"As coaches, at times we get these daggone kids, we're the first discipline these guys have ever had. They don't get it at home anymore. They don't get it in schools. They don't get it anywhere except on that athletic field.
"There's probably 70 percent of our kids that are from single-family homes. They grow up with grandma raising them, or somebody raising them. First time they're told when to go to bed, when to get up, when they get to class is when they turn 18 years old and come to college.
"It's a challenge that we're not only dealing with as a coaching staff of a football team, but everybody in the country is."
As you can imagine, the big, big boys of college football are better equipped to deal with this, at least as far as size of support staff goes - Holliday figures that the Alabamas of the world have four or five people on the staff who do nothing but tend to those issues.
Then again, less might be more. The staff in the Shewey Athletic Building is smaller, but players have better access to coaches, right up to Holliday. Over the years, a few players have cited such an atmosphere as a reason they came to Marshall.
"We've got us as coaches, and I'm glad," Holliday said. "That's what I love about coaching, being able to take those kids and get them to where they're supposed to be and get them living right and making great decisions, and winning football games. So it's all good."
This does not mean I am joining the chorus begging schools to pay football players a "stipend," which sounds harmless but will inevitably spiral out of control.
Those kids are getting paid, and are paid pretty well. They get tuition, housing, books, a meal plan, medical care, a well-supervised conditioning program, first dibs on class registration, the adulation of the community (if everything goes right) and, if they are blessed enough, training for a professional football career.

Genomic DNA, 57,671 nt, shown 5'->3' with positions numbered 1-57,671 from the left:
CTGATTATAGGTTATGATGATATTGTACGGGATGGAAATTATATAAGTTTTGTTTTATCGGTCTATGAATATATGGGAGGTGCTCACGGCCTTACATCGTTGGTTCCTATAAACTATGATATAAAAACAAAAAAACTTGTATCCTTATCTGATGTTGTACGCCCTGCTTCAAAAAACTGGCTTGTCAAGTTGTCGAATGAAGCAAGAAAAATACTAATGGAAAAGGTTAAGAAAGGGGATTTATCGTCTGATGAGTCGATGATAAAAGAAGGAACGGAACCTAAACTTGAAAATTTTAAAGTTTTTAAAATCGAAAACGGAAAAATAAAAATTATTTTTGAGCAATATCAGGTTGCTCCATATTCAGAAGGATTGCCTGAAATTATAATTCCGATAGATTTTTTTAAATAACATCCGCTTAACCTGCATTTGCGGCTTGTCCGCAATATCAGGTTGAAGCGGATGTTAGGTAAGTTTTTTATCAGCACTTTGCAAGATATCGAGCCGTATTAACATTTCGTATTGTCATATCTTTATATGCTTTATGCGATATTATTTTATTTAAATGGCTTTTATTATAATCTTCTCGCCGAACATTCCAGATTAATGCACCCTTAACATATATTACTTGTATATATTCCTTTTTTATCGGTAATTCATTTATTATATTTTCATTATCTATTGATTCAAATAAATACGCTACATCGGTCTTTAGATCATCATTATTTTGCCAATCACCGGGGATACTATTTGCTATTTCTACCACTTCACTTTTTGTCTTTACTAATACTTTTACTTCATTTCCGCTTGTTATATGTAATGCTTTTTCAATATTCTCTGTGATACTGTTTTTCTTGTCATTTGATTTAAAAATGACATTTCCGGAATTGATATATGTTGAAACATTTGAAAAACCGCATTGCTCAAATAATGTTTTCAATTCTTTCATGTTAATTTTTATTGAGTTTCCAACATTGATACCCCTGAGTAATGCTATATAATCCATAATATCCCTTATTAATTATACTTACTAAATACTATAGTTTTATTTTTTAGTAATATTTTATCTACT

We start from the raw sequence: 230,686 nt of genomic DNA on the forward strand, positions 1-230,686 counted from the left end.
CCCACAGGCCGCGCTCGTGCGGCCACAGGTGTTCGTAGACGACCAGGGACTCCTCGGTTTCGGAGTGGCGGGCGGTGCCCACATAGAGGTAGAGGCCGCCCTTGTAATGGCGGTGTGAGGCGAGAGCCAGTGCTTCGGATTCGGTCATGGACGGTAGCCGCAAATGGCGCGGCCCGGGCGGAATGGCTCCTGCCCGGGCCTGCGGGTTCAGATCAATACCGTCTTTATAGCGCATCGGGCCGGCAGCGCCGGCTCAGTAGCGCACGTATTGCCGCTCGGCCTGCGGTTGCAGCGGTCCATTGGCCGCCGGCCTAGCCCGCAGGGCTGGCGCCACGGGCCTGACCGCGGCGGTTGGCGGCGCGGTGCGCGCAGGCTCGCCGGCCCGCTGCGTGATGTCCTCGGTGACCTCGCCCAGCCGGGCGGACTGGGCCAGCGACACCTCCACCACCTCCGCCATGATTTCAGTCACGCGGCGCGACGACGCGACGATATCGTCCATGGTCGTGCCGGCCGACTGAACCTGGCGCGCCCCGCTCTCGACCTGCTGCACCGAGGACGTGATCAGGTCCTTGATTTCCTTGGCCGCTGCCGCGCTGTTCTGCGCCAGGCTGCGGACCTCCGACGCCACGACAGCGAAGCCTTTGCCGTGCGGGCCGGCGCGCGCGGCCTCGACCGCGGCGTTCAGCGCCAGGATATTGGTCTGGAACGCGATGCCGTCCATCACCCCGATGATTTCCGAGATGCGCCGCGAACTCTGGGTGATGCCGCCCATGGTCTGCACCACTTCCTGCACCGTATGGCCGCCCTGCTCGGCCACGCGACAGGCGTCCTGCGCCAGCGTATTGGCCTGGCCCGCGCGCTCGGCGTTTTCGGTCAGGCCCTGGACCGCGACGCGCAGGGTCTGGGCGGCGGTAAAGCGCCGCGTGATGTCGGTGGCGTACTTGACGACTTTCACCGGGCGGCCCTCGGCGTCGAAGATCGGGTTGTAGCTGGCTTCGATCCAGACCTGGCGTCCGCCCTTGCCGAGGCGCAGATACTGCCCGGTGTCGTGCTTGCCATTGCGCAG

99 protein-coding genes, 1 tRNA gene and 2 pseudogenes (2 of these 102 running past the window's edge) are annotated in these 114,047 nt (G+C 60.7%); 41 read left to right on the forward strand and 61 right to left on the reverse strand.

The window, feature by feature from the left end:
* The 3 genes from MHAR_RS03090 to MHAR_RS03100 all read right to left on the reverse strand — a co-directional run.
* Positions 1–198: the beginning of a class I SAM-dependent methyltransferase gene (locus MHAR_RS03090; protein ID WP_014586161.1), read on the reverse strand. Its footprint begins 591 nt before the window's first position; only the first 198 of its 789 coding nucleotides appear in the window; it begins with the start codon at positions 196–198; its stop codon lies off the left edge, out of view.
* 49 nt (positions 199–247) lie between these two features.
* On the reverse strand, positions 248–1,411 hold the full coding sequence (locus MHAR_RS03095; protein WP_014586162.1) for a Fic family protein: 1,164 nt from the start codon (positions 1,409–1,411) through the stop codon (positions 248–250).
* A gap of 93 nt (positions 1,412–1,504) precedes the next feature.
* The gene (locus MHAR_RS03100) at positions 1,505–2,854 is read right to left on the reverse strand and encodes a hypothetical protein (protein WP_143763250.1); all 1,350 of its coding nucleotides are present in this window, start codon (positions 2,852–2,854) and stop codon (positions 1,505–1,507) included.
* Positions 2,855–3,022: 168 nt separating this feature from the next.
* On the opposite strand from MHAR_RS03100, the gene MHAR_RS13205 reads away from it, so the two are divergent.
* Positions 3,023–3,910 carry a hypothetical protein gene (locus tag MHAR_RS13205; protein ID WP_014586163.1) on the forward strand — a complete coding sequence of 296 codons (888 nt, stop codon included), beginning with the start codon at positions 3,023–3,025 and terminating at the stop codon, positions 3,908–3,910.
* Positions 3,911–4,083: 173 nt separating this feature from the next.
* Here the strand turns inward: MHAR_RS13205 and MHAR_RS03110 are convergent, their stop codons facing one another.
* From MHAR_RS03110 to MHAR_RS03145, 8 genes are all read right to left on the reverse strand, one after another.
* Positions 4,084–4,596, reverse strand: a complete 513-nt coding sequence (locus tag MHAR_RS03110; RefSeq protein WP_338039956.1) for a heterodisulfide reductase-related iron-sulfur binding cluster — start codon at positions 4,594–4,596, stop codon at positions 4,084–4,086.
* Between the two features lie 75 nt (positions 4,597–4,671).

Have I forgotten anything else?
But here is where my free-market leanings kick in: By what authority does the NCAA - more precisely, its member schools - have to impede its players' making a buck on the side?
Then again, I realize what a circus the college football world would really, really be if Johnny Manziel's autograph-for-dollars sessions were fully open.
As the "Power Five" conferences prepare to seize college athletics over the world and top-level athletes attempt to band together, who knows what will happen?
And finally, a golf note:
Last week, Phil Mickelson told Yahoo! Sports he was going cut down on his schedule, which has included the last three editions of the Greenbrier Classic (or half of them, as we painfully know).
"I think that I'm going to have to factor that into some of my scheduling and maybe cut out 25 percent of my events in an effort to play at a high level when I do play, because I know that I'm not able to do it 25 weeks a year," Mickelson said. "Maybe I can do it 18 or 20, though."
The Greenbrier Classic remains in its Fourth of July place, three weeks after the U.S. Open and two weeks before the British Open. Good spot, I've always thought, but here's the kicker: Mickelson not only won the British, but the Scottish Open the week before. I'm sure he has a soft spot for the Scots these days.
So does Mickelson play three weeks in a row? I doubt it.
I'm betting we've seen the last of "Lefty" in our dear state.
Reach Doug Smock at 304-348-5130, email@example.com or follow him at twitter.com/dougsmock.